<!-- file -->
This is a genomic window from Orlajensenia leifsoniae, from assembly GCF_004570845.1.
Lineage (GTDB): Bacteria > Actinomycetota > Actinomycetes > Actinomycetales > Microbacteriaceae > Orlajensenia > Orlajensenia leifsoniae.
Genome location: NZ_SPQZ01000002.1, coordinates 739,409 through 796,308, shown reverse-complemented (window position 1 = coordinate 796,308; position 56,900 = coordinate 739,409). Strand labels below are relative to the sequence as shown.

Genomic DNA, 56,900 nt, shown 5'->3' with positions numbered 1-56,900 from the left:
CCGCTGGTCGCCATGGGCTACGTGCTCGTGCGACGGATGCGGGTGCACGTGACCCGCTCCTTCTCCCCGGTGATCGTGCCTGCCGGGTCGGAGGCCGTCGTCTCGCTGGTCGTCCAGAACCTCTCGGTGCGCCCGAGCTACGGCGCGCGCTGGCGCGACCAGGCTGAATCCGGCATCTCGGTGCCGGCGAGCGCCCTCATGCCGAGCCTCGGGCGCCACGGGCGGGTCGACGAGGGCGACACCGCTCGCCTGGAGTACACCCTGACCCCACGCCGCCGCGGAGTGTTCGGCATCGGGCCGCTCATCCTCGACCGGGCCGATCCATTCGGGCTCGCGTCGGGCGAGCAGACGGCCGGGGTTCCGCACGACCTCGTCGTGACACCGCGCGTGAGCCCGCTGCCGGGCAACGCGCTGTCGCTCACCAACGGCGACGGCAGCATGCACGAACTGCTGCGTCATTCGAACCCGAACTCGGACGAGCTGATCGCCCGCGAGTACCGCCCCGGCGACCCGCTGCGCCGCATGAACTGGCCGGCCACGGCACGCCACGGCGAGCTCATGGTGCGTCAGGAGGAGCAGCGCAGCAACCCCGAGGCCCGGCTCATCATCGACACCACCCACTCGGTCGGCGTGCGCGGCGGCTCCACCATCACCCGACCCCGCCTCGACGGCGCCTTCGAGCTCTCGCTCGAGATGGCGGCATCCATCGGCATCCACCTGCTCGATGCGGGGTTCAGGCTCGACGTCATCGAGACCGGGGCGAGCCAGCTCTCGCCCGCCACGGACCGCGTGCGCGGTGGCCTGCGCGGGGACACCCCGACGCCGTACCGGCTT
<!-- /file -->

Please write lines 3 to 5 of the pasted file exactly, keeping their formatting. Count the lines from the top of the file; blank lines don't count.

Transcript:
Genome location: NZ_SPQZ01000002.1, coordinates 739,409 through 796,308, shown reverse-complemented (window position 1 = coordinate 796,308; position 56,900 = coordinate 739,409). Strand labels below are relative to the sequence as shown.

Genomic DNA, 56,900 nt, shown 5'->3' with positions numbered 1-56,900 from the left:
CCGCTGGTCGCCATGGGCTACGTGCTCGTGCGACGGATGCGGGTGCACGTGACCCGCTCCTTCTCCCCGGTGATCGTGCCTGCCGGGTCGGAGGCCGTCGTCTCGCTGGTCGTCCAGAACCTCTCGGTGCGCCCGAGCTACGGCGCGCGCTGGCGCGACCAGGCTGAATCCGGCATCTCGGTGCCGGCGAGCGCCCTCATGCCGAGCCTCGGGCGCCACGGGCGGGTCGACGAGGGCGACACCGCTCGCCTGGAGTACACCCTGACCCCACGCCGCCGCGGAGTGTTCGGCATCGGGCCGCTCATCCTCGACCGGGCCGATCCATTCGGGCTCGCGTCGGGCGAGCAGACGGCCGGGGTTCCGCACGACCTCGTCGTGACACCGCGCGTGAGCCCGCTGCCGGGCAACGCGCTGTCGCTCACCAACGGCGACGGCAGCATGCACGAACTGCTGCGTCATTCGAACCCGAACTCGGACGAGCTGATCGCCCGCGAGTACCGCCCCGGCGACCCGCTGCGCCGCATGAACTGGCCGGCCACGGCACGCCACGGCGAGCTCATGGTGCGTCAGGAGGAGCAGCGCAGCAACCCCGAGGCCCGGCTCATCATCGACACCACCCACTCGGTCGGCGTGCGCGGCGGCTCCACCATCACCCGACCCCGCCTCGACGGCGCCTTCGAGCTCTCGCTCGAGATGGCGGCATCCATCGGCATCCACCTGCTCGATGCGGGGTTCAGGCTCGACGTCATCGAGACCGGGGCGAGCCAGCTCTCGCCCGCCACGGACCGCGTGCGCGGTGGCCTGCGCGGGGACACCCCGACGCCGTACCGGCTT